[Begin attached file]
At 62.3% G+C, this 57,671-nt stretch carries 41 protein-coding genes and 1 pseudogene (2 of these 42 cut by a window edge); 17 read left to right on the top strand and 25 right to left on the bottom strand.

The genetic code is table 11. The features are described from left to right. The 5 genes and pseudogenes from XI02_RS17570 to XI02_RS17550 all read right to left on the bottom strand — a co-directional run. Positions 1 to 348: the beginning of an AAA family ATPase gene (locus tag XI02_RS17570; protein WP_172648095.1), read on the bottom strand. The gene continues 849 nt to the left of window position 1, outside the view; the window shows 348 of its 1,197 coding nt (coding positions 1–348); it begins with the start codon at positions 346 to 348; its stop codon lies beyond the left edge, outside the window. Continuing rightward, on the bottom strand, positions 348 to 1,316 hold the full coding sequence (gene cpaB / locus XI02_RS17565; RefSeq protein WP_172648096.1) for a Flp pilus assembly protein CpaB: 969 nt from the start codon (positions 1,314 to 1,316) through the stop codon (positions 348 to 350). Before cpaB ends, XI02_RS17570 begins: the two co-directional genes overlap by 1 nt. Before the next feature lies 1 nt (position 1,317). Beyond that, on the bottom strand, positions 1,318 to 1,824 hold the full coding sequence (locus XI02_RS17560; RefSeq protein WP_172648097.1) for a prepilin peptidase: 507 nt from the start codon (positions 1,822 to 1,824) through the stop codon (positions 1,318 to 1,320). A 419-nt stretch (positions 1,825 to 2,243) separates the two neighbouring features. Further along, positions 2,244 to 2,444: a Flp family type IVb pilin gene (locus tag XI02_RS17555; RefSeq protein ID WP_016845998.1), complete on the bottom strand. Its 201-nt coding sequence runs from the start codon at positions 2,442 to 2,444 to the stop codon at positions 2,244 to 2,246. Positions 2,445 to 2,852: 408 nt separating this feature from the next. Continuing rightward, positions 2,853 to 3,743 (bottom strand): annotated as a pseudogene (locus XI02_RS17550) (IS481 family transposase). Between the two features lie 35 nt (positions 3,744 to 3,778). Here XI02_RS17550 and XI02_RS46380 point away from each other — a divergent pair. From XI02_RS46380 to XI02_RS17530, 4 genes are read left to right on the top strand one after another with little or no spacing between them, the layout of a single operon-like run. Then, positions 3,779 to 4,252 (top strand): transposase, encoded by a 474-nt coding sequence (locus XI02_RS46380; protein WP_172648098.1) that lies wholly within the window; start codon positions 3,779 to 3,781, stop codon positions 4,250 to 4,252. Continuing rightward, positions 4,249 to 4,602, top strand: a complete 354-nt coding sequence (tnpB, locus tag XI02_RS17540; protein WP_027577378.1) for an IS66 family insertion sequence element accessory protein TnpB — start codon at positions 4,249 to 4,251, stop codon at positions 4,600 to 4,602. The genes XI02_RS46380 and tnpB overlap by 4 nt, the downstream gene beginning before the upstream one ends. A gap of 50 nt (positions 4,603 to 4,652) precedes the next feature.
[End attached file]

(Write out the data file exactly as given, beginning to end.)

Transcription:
At 62.3% G+C, this 57,671-nt stretch carries 41 protein-coding genes and 1 pseudogene (2 of these 42 cut by a window edge); 17 read left to right on the top strand and 25 right to left on the bottom strand.

The genetic code is table 11. The features are described from left to right. The 5 genes and pseudogenes from XI02_RS17570 to XI02_RS17550 all read right to left on the bottom strand — a co-directional run. Positions 1 to 348: the beginning of an AAA family ATPase gene (locus tag XI02_RS17570; protein WP_172648095.1), read on the bottom strand. The gene continues 849 nt to the left of window position 1, outside the view; the window shows 348 of its 1,197 coding nt (coding positions 1–348); it begins with the start codon at positions 346 to 348; its stop codon lies beyond the left edge, outside the window. Continuing rightward, on the bottom strand, positions 348 to 1,316 hold the full coding sequence (gene cpaB / locus XI02_RS17565; RefSeq protein WP_172648096.1) for a Flp pilus assembly protein CpaB: 969 nt from the start codon (positions 1,314 to 1,316) through the stop codon (positions 348 to 350). Before cpaB ends, XI02_RS17570 begins: the two co-directional genes overlap by 1 nt. Before the next feature lies 1 nt (position 1,317). Beyond that, on the bottom strand, positions 1,318 to 1,824 hold the full coding sequence (locus XI02_RS17560; RefSeq protein WP_172648097.1) for a prepilin peptidase: 507 nt from the start codon (positions 1,822 to 1,824) through the stop codon (positions 1,318 to 1,320). A 419-nt stretch (positions 1,825 to 2,243) separates the two neighbouring features. Further along, positions 2,244 to 2,444: a Flp family type IVb pilin gene (locus tag XI02_RS17555; RefSeq protein ID WP_016845998.1), complete on the bottom strand. Its 201-nt coding sequence runs from the start codon at positions 2,442 to 2,444 to the stop codon at positions 2,244 to 2,246. Positions 2,445 to 2,852: 408 nt separating this feature from the next. Continuing rightward, positions 2,853 to 3,743 (bottom strand): annotated as a pseudogene (locus XI02_RS17550) (IS481 family transposase). Between the two features lie 35 nt (positions 3,744 to 3,778). Here XI02_RS17550 and XI02_RS46380 point away from each other — a divergent pair. From XI02_RS46380 to XI02_RS17530, 4 genes are read left to right on the top strand one after another with little or no spacing between them, the layout of a single operon-like run. Then, positions 3,779 to 4,252 (top strand): transposase, encoded by a 474-nt coding sequence (locus XI02_RS46380; protein WP_172648098.1) that lies wholly within the window; start codon positions 3,779 to 3,781, stop codon positions 4,250 to 4,252. Continuing rightward, positions 4,249 to 4,602, top strand: a complete 354-nt coding sequence (tnpB, locus tag XI02_RS17540; protein WP_027577378.1) for an IS66 family insertion sequence element accessory protein TnpB — start codon at positions 4,249 to 4,251, stop codon at positions 4,600 to 4,602. The genes XI02_RS46380 and tnpB overlap by 4 nt, the downstream gene beginning before the upstream one ends. A gap of 50 nt (positions 4,603 to 4,652) precedes the next feature.